In a previous article, we explored some of the concerns people might have when it comes to scuba diving and how one particular diver managed to overcome those concerns to become a fully-fledged dive instructor.
Scuba diving is an interesting hobby and a very fun sport, but there are a few pieces of equipment that are requisite for the sport of scuba diving. After all the name scuba is an acronym for Self-Contained Underwater Breathing Apparatus (SCUBA).
The air cylinder is perhaps the most crucial piece of scuba equipment as it contains the pressurised air that will allow divers to breathe underwater. Scuba divers use pressureised air because the pressure of the inhaled breath must balance the surrounding or ambient pressure to allow inflation of the lungs. If you are under a metre of water and try breathing through a tube from the surface you will find it extremely difficult to do so!
The second most important piece of equipment is your regulator. The regulator is what scuba divers breathe through when they are underwater. The regulator provides the appropriate breathing gas at ambient pressure and ensures that the diver can breathe naturally and without excessive effort, regardless of depth. The regulator has two stages; the first stage reduces the pressurised air from a high (300 bar) to intermediate (10 bar) pressure and the second stage further reduces the intermediate pressure to ambient pressure for ease of breathing.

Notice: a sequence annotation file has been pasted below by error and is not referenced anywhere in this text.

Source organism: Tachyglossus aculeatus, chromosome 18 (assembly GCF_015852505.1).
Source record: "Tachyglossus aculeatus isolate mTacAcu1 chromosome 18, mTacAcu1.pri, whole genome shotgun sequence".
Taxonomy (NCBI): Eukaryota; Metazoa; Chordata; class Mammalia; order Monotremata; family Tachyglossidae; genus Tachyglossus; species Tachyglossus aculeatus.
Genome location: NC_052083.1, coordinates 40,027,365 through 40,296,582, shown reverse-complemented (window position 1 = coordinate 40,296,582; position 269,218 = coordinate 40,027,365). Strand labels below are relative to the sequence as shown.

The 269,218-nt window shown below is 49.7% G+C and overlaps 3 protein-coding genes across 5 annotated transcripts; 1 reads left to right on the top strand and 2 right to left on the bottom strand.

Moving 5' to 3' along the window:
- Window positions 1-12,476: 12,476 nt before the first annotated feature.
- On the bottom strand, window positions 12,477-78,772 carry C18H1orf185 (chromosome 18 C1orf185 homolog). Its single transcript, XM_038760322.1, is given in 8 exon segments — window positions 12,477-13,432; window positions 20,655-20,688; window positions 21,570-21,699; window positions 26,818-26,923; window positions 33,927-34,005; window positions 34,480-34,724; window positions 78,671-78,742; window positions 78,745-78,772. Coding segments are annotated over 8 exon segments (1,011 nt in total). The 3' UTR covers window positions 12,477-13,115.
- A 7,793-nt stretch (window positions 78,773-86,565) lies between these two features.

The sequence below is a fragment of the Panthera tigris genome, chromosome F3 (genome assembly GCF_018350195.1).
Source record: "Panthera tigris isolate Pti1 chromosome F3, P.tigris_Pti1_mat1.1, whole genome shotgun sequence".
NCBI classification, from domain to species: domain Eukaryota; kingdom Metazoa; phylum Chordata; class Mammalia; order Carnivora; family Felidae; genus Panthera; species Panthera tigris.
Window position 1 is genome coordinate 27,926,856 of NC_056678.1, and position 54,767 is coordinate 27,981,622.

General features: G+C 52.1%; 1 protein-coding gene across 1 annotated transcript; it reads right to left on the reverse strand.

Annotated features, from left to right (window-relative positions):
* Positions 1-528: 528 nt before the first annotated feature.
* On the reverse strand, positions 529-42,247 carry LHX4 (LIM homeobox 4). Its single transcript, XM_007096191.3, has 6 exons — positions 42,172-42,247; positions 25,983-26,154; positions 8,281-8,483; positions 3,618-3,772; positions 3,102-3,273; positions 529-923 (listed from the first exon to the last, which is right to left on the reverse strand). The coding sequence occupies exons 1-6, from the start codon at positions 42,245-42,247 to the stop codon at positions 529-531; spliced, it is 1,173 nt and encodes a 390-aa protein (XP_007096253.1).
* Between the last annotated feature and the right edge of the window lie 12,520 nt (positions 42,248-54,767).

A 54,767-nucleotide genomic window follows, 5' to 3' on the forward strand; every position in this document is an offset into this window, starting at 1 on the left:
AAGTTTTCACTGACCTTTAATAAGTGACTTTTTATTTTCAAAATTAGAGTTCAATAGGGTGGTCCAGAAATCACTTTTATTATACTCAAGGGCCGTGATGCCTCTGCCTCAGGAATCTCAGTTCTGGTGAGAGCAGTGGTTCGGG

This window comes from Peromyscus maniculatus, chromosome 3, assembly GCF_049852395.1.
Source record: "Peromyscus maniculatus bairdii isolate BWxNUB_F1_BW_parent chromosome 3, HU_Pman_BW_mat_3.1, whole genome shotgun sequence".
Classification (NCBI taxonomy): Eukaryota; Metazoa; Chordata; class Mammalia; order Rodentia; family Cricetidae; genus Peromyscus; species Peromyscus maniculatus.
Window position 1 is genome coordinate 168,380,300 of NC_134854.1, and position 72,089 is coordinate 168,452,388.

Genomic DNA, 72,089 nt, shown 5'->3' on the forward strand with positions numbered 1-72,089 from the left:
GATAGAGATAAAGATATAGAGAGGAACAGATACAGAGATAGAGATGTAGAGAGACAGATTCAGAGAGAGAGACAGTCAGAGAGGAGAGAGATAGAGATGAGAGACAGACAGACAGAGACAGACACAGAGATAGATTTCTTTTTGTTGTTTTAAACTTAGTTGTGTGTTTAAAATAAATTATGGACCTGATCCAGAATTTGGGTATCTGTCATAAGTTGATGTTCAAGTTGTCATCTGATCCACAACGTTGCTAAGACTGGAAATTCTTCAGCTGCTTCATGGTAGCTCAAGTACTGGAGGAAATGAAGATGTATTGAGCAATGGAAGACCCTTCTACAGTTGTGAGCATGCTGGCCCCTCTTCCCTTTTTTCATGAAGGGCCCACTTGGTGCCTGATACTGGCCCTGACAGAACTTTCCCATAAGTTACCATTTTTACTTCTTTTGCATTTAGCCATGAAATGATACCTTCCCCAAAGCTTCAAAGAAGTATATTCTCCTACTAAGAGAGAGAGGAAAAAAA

Buoyancy Control Device (BCD)
The BCD is an integral part of any scuba diving set up as it allows you to control your buoyancy whilst underwater. This means that you will be able to stay at a certain depth without needing to exert force by kicking with your fins. This will help you conserve energy, use less air and therefore prolong your dive time!
A scuba mask is a specialised piece of equipment designed for scuba diving, made out of tough materials that can withstand the underwater pressure. Scuba masks are usually made of high-quality materials such as tempered glass and silicone. It allows a scuba diver to see clearly whilst underwater. Another important feature of a scuba mask is that it encloses a divers nose, allowing the diver to equalise the pressure in the mask so it doesn’t suction painfully onto their face.
Fins (or flippers) are very important for scuba diving. Strictly speaking, fins are not necessary for scuba diving. However fins allow a scuba diver to move more swiftly and efficiently underwater with the least amount of effort possible. This means using less air, and prolonging dive time!
A wetsuit’s main purpose is to keep the scuba diver warm whilst they are diving. Your body loses heat twenty times faster in water than it does in air, and a wetsuit works to slow or prevent that heat loss. Wetsuits trap a layer of water between your skin and the suit which your body heats up to your body temperature, and the neoprene material of the wetsuit slows heat loss due to its insulating properties. This combination works together to ensure that a diver does not lose too much body heat whilst diving.
Weights are necessary for scuba diving as it counteracts a diver’s natural buoyancy. The gases in your body, your air cylinder and your wetsuit make you buoyant and thus weights are needed to ensure you stay underwater. Weights are usually made from lead as it is a high density material so it can be made into a compact and easy to carry form. They are usually attached to a belt and worn around the waist.